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Thein Sein calls for a minimum wage and worker protection


Burmese President Thein Sein on Monday outlined the government’s focus to provide a new minimum wage and its efforts to bring economic development to average workers in rural and urban areas.

President Thein Sein speaks at the Social Protection Conference in Naypyitaw on Monday. Photo: President's officeAt a two-day Social Protection Conference in Naypyitaw, jointly organized by the Ministry of Social Welfare, Relief and Resettlement and Ministry of Labor and resident UNICEF officials, programs to reduce poverty and economic security were discussed.

In his speech, Thein Sein said, "The basic need of every citizen is comprehensive health care as well as income security or in other words job security. This requirement calls for opportunities such as the access to education and social security. The government has been enacting new laws, amending the existing ones and revoking out-of-date laws as necessary to promote rights of workers and farmers and holding workshops on the establishment of a universal health insurance system for low-income rural people. We are in the process of enacting a law to fix minimum wage for workers to enjoy basic social rights they deserve."

Echoing some of the ideas stressed by Aung San Suu Kyi during her two-week European tour, which is now concluding in France, Thein Sein asked for support from international organizations including the United Nations, nongovernmental organizations, and domestic and international humanitarian organizations and he stressed the role they could play in the process of lifting up Burma’s poor and dispossessed from the bottom of the economic ladder.

He mentioned the role of “legal regulation” in ensuring economic development.

"We are taking steps to draft and enact laws to make sure the unemployed have more job opportunities and the workers effective social and security protection," he said. "Social protection plans would not progress well without the solid support of legal regulation. We hope to acquire legal advice reflecting our country’s objective conditions from this conference."

Thein Sein’s message to the conference, attended by high level ministers, closely paralleled some of the key points repeated by Suu Kyi throughout her travels abroad during the past two weeks and indicates that deliberations in the upcoming Parliament session may find that government ministers, lawmakers and Suu Kyi are stressing many of the same issues. How well the government and opposition lawmakers in Parliament will be able to work together in crafting legislation will be a key test in the new parliamentary session.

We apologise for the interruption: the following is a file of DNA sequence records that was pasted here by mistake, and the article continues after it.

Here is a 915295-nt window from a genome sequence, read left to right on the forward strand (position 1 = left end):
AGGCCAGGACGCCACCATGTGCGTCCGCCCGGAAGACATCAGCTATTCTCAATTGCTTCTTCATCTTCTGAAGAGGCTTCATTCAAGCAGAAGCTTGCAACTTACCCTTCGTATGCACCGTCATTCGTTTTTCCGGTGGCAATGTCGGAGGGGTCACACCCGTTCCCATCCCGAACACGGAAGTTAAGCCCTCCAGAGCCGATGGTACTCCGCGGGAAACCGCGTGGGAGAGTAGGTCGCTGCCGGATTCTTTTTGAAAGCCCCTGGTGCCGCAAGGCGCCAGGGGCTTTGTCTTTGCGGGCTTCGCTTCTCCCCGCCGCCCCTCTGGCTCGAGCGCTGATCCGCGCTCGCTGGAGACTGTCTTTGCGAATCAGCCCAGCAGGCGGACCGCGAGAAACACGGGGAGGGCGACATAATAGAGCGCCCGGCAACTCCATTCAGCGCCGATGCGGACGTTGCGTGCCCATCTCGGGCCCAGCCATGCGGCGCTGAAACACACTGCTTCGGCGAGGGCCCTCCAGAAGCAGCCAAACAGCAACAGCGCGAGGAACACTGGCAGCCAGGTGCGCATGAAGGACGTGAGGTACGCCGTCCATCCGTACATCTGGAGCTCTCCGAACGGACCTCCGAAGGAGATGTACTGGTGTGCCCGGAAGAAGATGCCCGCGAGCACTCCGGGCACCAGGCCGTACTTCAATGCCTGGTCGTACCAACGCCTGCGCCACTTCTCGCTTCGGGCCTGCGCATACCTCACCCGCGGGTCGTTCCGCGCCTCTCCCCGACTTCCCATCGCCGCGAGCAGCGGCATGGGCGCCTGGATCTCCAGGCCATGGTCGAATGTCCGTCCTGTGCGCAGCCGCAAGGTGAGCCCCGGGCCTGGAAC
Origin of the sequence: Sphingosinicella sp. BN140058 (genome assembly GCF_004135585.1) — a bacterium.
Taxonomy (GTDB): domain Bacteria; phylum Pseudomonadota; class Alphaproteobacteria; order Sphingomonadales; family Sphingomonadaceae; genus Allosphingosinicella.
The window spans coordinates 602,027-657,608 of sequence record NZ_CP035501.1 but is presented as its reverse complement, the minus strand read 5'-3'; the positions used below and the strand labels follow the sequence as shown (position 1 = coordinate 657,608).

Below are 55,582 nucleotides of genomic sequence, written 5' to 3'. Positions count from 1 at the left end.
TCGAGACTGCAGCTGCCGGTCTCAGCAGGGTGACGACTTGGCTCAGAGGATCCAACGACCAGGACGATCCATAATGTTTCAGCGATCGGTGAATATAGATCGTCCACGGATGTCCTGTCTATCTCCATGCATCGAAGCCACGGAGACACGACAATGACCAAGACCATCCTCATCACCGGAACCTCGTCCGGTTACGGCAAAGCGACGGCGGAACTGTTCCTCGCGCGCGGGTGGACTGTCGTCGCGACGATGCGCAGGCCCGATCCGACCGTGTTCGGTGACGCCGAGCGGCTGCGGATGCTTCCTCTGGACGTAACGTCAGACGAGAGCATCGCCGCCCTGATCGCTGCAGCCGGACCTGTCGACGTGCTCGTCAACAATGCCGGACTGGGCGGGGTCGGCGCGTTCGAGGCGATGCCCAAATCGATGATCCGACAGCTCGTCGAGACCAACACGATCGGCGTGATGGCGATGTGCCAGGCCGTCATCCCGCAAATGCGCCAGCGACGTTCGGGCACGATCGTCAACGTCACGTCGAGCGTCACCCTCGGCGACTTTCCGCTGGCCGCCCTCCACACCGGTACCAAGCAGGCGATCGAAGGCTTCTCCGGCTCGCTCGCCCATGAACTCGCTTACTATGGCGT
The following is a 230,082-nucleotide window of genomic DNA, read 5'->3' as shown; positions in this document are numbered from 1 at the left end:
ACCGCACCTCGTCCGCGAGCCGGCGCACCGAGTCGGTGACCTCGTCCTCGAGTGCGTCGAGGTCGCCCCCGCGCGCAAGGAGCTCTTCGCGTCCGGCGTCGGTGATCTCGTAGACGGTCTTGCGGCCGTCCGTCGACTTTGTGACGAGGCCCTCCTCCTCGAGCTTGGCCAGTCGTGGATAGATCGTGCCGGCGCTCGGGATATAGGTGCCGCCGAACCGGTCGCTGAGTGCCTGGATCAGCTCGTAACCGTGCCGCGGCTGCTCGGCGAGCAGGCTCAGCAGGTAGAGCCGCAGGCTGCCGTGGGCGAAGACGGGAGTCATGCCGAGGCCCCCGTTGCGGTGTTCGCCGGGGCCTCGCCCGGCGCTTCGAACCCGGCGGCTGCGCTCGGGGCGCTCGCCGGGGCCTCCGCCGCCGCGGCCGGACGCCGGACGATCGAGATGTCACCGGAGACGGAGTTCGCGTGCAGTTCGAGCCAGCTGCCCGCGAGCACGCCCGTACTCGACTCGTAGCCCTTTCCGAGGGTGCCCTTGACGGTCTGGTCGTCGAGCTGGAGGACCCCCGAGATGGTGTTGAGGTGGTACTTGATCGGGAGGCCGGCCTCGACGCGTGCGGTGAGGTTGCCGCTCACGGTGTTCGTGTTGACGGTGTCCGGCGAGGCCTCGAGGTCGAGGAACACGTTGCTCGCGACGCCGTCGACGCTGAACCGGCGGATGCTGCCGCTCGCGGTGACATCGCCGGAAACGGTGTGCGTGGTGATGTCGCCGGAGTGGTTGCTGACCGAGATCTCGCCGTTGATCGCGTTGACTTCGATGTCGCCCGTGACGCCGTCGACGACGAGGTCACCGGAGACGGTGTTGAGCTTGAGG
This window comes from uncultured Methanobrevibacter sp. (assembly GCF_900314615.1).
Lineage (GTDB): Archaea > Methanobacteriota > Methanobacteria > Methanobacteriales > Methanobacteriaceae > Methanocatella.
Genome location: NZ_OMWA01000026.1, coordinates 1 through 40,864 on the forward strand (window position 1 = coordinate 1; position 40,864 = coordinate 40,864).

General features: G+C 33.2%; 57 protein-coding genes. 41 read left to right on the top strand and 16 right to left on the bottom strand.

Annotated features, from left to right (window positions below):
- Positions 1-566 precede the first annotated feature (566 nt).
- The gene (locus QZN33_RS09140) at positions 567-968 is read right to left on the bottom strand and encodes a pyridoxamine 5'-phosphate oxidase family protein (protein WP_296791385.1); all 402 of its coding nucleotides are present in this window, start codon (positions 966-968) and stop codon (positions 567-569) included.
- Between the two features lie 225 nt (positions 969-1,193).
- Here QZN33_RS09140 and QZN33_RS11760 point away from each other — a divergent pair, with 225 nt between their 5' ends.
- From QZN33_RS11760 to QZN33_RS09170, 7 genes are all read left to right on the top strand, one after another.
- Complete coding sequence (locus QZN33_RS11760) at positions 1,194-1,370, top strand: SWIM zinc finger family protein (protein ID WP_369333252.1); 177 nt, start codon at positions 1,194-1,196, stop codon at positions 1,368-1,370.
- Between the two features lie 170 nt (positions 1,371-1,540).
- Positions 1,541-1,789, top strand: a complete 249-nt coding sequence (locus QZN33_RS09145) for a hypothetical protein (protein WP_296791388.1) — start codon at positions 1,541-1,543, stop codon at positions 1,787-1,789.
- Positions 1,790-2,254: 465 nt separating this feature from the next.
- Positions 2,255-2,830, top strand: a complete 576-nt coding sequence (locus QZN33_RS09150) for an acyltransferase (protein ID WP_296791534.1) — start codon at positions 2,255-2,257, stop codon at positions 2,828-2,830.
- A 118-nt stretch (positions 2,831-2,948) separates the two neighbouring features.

How to create an orderly process of legislation that accomplishes such goals in the shortest time possible will be the challenge.

No minimum wage figure was mentioned by Thein Sein in his address, but he said improvement of low-income workers wages is a priority task of the new government.

On Thursday, Mizzima reported that a bill to establish  a minimum wage and benefits for private sector employees would be submitted to Parliament on July 4, according to a Parliament official.

During the recent strikes in the garment industry in Rangoon, a minimum wage and salary was drafted by the Ministry of Labour, officials told Eleven Media Group last week. Their recommendation formed the basis for the settlement of several strikes when workers accepted their offer.

“We received a bill stipulating the minimum salary and benefits for private sector employees drafted by the Ministry of Labor on 18 June,” the official was quoted as saying. “We are distributing the bill to the Hluttaw [Parliament] representatives so that they can study it for deliberation.”

In his nationwide television address last week, President Thein Sein told the country that the government is required to create jobs that pay sufficient salaries to the people.

A garment worker in a Rangoon Industrial Zone said that some workers have received a salary of around 30,000 kyat [about US$ 35], not including overtime.

An estimated 32 per cent of the Burmese population live in poverty, and Burma is the poorest country in Southeast Asia, according to some estimates.
Last Updated ( Tuesday, 26 June 2012 11:27 )  
The Kachin’s last stand
Since October this year, Burma has been in a state of civil war, with fighting between Burmese military and armed ethnic rebels. The ruling junta started a crackdown on these armed groups.

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